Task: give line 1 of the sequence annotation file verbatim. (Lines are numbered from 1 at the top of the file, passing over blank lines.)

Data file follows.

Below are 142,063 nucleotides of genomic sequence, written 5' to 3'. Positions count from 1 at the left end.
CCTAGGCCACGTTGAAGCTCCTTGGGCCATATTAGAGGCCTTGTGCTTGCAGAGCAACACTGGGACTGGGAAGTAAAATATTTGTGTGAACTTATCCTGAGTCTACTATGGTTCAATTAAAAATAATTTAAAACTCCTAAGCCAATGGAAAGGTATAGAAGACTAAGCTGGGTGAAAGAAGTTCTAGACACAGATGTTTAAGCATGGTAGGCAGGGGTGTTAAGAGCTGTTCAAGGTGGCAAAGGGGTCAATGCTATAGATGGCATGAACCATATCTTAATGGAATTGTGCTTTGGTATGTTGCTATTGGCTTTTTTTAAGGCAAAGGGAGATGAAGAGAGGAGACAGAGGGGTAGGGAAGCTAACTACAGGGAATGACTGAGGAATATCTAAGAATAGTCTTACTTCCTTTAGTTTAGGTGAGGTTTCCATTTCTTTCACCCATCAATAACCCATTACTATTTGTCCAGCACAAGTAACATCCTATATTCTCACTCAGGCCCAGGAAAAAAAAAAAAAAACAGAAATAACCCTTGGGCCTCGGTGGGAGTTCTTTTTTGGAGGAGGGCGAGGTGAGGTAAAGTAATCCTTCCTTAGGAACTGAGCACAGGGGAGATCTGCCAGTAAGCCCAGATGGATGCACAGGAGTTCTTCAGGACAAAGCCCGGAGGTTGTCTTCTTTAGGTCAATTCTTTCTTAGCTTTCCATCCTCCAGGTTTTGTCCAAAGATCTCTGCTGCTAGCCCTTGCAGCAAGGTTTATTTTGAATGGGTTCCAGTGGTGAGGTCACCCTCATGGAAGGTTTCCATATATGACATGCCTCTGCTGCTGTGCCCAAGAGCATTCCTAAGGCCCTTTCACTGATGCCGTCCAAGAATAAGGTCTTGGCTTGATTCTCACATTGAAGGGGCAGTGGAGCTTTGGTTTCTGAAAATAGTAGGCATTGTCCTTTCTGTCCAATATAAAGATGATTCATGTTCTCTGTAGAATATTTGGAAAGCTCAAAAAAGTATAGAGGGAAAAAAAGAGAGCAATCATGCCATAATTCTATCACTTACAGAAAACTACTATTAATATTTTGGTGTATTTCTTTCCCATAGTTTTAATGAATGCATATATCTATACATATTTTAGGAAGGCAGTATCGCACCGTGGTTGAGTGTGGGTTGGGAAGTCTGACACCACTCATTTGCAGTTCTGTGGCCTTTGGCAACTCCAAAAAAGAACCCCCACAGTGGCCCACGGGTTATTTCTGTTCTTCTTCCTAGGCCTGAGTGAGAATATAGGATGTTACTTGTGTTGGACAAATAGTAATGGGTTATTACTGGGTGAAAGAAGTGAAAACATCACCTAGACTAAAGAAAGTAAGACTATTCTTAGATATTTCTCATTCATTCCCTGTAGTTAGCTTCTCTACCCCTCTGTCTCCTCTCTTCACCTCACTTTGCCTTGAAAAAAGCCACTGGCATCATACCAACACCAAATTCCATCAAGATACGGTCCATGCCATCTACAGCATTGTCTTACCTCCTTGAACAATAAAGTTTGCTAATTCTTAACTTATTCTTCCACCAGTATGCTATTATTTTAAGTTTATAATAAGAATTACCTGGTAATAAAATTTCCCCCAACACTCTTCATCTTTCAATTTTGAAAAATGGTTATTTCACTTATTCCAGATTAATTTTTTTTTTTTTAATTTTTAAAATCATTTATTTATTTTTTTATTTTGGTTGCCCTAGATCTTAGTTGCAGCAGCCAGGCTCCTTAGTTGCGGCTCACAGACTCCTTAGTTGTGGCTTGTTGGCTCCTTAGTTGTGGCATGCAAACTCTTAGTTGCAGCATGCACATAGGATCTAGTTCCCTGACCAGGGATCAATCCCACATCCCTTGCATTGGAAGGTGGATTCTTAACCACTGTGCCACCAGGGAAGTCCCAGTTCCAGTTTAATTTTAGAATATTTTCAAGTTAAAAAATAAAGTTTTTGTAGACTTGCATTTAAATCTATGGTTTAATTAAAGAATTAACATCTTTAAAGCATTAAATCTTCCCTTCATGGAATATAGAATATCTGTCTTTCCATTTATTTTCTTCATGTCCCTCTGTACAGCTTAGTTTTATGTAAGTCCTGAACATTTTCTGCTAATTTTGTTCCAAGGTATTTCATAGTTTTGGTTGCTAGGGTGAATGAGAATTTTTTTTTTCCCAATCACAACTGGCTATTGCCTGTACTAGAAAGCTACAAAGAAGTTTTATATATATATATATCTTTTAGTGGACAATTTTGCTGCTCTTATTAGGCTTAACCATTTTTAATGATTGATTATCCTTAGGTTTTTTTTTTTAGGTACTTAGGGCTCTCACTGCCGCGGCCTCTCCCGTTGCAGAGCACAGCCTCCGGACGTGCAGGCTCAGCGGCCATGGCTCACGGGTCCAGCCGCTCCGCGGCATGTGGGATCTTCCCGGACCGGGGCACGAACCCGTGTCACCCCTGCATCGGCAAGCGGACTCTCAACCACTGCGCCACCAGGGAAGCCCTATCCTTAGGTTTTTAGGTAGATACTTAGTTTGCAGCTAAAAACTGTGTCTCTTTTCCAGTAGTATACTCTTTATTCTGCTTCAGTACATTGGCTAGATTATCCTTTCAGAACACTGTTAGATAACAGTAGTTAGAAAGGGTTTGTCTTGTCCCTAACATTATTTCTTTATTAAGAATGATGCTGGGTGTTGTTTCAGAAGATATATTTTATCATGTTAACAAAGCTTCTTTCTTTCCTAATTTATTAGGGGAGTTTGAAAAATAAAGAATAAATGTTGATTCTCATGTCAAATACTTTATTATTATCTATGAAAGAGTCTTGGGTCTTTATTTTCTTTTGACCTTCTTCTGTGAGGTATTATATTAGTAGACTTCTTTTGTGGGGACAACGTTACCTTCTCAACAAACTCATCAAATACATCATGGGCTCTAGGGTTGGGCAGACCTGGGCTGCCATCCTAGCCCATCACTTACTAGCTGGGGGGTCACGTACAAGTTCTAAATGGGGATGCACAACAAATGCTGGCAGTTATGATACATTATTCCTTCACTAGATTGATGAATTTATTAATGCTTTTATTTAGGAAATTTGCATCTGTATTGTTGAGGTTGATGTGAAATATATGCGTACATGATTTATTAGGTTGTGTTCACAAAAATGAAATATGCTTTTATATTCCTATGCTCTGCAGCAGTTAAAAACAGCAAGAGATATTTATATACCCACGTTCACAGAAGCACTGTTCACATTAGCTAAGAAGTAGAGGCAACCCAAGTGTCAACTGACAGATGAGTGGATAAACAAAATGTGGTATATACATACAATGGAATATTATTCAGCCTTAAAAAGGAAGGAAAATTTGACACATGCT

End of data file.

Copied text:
Below are 142,063 nucleotides of genomic sequence, written 5' to 3'. Positions count from 1 at the left end.